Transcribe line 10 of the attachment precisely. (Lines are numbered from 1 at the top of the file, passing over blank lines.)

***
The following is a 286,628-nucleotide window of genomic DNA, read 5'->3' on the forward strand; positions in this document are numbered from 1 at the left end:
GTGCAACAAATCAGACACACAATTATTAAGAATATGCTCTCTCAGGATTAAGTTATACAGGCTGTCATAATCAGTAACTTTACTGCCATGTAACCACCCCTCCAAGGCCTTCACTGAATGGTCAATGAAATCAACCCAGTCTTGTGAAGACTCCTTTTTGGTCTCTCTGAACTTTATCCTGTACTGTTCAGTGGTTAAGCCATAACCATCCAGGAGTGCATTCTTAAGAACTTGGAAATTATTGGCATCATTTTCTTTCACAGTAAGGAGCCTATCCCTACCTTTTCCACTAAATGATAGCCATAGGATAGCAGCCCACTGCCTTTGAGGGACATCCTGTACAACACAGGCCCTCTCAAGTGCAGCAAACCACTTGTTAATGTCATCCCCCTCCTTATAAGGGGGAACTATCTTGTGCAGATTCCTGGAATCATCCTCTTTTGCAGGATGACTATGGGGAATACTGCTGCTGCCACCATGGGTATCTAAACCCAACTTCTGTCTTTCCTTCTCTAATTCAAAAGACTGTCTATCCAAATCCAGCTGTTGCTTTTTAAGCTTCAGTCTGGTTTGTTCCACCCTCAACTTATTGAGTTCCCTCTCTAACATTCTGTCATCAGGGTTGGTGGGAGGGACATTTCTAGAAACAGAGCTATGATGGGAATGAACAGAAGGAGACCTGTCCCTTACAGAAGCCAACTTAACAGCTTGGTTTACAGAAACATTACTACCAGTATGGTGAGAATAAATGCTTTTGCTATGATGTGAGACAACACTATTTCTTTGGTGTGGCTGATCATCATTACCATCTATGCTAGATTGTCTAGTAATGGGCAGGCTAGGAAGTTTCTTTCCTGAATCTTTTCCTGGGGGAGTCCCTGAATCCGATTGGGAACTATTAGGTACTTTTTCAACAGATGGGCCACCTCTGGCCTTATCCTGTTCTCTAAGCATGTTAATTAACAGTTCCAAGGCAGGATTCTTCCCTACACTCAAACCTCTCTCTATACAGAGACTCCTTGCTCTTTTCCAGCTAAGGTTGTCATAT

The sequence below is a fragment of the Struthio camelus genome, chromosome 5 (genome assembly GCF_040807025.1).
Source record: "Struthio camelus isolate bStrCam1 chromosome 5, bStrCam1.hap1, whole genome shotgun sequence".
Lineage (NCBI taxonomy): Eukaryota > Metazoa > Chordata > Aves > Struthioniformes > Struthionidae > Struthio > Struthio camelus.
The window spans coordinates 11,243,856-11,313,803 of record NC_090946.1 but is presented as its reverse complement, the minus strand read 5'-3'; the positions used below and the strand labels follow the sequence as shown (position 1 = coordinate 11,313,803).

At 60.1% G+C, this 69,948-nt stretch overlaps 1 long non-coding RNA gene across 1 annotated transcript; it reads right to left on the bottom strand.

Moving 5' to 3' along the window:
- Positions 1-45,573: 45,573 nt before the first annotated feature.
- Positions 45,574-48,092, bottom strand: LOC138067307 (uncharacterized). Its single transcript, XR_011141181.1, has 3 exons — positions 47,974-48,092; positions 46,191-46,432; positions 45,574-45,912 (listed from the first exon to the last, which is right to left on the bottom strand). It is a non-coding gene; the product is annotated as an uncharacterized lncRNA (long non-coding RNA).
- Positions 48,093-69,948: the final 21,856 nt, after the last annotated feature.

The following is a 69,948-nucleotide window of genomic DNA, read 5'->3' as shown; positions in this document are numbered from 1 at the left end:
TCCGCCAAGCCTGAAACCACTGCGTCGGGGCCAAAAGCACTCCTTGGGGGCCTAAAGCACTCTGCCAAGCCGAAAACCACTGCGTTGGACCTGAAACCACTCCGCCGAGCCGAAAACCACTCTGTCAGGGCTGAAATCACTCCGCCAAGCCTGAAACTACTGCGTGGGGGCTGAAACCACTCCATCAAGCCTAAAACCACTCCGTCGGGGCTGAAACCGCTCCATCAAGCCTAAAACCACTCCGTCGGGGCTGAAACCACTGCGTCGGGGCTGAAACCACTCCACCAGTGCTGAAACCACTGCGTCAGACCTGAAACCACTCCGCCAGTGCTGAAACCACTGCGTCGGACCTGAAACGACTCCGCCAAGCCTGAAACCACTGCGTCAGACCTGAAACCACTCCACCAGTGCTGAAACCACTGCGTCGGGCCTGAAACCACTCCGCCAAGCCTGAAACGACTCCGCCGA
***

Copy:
- Positions 45,574-48,092, bottom strand: LOC138067307 (uncharacterized). Its single transcript, XR_011141181.1, has 3 exons — positions 47,974-48,092; positions 46,191-46,432; positions 45,574-45,912 (listed from the first exon to the last, which is right to left on the bottom strand). It is a non-coding gene; the product is annotated as an uncharacterized lncRNA (long non-coding RNA).